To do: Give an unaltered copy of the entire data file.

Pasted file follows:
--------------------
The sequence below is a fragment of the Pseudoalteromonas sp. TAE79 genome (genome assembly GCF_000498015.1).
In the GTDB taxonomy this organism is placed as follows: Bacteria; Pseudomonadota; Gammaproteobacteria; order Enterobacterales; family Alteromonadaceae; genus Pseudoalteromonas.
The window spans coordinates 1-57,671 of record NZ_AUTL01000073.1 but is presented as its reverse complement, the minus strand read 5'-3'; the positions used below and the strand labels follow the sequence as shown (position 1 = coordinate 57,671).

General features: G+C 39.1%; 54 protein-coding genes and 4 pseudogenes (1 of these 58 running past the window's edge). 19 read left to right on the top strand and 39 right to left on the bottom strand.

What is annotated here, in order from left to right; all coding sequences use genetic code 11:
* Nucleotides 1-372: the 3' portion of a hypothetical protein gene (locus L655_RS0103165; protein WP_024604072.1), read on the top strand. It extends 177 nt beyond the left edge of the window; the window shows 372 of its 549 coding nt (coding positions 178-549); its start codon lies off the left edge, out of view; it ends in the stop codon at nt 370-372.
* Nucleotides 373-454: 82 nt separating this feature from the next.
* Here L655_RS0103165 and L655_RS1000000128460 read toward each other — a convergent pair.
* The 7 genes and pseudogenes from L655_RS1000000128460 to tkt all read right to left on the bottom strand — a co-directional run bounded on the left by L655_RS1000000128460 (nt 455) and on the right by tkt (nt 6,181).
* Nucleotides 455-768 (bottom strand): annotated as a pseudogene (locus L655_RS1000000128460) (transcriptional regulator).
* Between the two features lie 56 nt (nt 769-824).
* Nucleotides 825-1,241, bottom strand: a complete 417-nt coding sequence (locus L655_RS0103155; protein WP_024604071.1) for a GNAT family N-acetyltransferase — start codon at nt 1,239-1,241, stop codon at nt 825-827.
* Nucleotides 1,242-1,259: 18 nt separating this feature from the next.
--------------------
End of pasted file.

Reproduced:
The sequence below is a fragment of the Pseudoalteromonas sp. TAE79 genome (genome assembly GCF_000498015.1).
In the GTDB taxonomy this organism is placed as follows: Bacteria; Pseudomonadota; Gammaproteobacteria; order Enterobacterales; family Alteromonadaceae; genus Pseudoalteromonas.
The window spans coordinates 1-57,671 of record NZ_AUTL01000073.1 but is presented as its reverse complement, the minus strand read 5'-3'; the positions used below and the strand labels follow the sequence as shown (position 1 = coordinate 57,671).

General features: G+C 39.1%; 54 protein-coding genes and 4 pseudogenes (1 of these 58 running past the window's edge). 19 read left to right on the top strand and 39 right to left on the bottom strand.

What is annotated here, in order from left to right; all coding sequences use genetic code 11:
* Nucleotides 1-372: the 3' portion of a hypothetical protein gene (locus L655_RS0103165; protein WP_024604072.1), read on the top strand. It extends 177 nt beyond the left edge of the window; the window shows 372 of its 549 coding nt (coding positions 178-549); its start codon lies off the left edge, out of view; it ends in the stop codon at nt 370-372.
* Nucleotides 373-454: 82 nt separating this feature from the next.
* Here L655_RS0103165 and L655_RS1000000128460 read toward each other — a convergent pair.
* The 7 genes and pseudogenes from L655_RS1000000128460 to tkt all read right to left on the bottom strand — a co-directional run bounded on the left by L655_RS1000000128460 (nt 455) and on the right by tkt (nt 6,181).
* Nucleotides 455-768 (bottom strand): annotated as a pseudogene (locus L655_RS1000000128460) (transcriptional regulator).
* Between the two features lie 56 nt (nt 769-824).
* Nucleotides 825-1,241, bottom strand: a complete 417-nt coding sequence (locus L655_RS0103155; protein WP_024604071.1) for a GNAT family N-acetyltransferase — start codon at nt 1,239-1,241, stop codon at nt 825-827.
* Nucleotides 1,242-1,259: 18 nt separating this feature from the next.